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D/FW AIRPORT American Airlines is praising its flight crew after everyone survived a crash landing in Jamaica that could have ended in multiple deaths.

Both of the jet's engine's tore off and the fuselage broke into three pieces as Flight 331 overshot a runway and made a crash landing during a rainstorm at the Kingston airport late Tuesday night, but every passenger and crew member escaped the crash alive.

The flight originated in Washington D.C. and headed for Miami. It was on the second leg of the trip to Kingston when it crashed.

The nose of the Boeing 737 stopped just 10 feet from the edge of the Caribbean Sea.

A federal source told News 8 the plane may have been landing with the wind behind it a tricky maneuver even for an experienced pilot.

Some passengers were not sure they would survive the landing.

We just felt a big crash and an alarm went off; we felt a big impact, said Loana Brown. We realized the plane had crashed.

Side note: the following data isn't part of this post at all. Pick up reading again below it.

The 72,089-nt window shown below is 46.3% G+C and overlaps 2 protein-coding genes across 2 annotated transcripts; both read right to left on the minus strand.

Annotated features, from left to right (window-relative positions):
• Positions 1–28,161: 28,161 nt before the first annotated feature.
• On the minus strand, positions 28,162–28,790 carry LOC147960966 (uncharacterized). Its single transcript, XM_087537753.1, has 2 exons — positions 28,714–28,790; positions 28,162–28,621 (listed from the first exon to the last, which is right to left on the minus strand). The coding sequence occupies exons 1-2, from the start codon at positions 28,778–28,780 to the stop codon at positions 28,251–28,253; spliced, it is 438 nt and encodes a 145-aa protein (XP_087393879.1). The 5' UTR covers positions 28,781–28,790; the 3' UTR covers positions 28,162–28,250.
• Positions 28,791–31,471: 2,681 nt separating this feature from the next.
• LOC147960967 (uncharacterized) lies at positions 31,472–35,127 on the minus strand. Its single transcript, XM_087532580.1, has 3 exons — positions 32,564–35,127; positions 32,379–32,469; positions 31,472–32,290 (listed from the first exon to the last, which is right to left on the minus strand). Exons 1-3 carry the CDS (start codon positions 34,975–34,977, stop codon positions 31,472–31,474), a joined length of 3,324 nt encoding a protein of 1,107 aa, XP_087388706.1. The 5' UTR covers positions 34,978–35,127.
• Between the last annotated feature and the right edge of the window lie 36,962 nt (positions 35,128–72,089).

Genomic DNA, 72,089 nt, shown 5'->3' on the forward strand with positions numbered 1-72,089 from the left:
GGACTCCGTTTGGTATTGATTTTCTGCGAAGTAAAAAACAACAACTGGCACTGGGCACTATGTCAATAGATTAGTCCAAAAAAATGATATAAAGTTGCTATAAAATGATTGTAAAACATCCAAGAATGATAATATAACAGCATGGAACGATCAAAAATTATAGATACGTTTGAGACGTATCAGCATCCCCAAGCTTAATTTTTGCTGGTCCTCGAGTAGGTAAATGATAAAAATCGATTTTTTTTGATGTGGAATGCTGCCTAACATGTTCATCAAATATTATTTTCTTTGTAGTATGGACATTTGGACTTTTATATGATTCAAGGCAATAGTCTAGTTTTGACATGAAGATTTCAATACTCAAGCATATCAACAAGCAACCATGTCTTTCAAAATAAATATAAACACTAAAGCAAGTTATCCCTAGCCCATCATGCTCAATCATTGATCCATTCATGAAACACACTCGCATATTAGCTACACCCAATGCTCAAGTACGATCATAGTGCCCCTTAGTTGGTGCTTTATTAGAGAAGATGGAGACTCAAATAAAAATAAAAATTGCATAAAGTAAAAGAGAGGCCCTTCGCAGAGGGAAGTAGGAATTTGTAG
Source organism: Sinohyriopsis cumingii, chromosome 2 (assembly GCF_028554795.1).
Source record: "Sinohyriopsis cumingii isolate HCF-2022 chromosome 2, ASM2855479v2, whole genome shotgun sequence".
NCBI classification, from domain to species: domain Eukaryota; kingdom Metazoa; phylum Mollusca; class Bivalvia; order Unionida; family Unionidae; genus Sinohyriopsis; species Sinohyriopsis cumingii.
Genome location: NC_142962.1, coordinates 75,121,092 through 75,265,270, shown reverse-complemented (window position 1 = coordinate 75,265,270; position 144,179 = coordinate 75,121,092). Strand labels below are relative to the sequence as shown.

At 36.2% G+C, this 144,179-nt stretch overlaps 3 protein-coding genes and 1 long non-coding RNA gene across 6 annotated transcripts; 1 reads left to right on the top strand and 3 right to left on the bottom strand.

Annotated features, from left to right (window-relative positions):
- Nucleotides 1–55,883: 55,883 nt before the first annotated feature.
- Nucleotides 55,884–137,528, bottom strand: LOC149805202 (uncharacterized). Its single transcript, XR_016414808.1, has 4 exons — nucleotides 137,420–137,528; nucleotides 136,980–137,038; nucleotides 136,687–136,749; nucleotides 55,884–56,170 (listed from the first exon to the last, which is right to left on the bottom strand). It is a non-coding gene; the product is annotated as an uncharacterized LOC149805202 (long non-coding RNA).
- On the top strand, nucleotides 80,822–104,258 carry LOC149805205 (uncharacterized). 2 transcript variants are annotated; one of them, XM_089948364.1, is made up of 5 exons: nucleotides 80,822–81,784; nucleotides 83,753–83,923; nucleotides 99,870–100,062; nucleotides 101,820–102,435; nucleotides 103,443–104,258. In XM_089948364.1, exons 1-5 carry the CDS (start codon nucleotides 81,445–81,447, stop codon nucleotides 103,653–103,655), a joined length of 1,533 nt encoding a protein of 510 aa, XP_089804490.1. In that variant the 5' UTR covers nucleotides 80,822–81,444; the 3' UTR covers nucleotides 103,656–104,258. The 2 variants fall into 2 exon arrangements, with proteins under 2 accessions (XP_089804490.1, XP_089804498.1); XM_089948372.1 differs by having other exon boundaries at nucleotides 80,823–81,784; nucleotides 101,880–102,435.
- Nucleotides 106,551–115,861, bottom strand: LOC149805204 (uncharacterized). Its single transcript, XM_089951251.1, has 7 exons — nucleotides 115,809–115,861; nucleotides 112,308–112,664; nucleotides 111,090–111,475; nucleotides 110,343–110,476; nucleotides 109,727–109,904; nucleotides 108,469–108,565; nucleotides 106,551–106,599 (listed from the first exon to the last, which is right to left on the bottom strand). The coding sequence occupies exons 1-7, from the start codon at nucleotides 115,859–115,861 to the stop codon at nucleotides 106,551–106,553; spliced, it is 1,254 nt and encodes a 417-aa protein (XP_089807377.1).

American Airlines said seven people were taken to the hospital; none were seriously injured.

The Associated Press reported, however, that 92 people were taken to hospitals and 13 were admitted. One woman had surgery for a broken nose and cuts to her face.

State Department spokesman P.J. Crowley said 76 of the passengers were Americans.

The Fort Worth-based airline credits the experience of its seasoned pilots and crew for preventing more injuries and death.

Our crews did an admirable job taking care of our customers and making sure they got off the aircraft. They did a great job, said American spokeswoman Andrea Huguely.

American said other airlines were also landing in Kingston Tuesday night and its pilots chose not to divert to another airport, which was an option during the storm.

Setting an airplane down in a heavy rainstorm means you've got a lot of standing water, aviation expert John Nance explained. Even if the runway is grooved to drain the water, the tires are floating for a while on a thin film of water and you can't get any traction to help stop.

The pilots will be taken off-duty until the investigation by U.S. and Jamaican officials concludes.

News 8 has learned that part of that investigation will focus on whether the pilots were using a display system which graphically shows them when to set the plane down.

E-mail dschechter@wfaa.com

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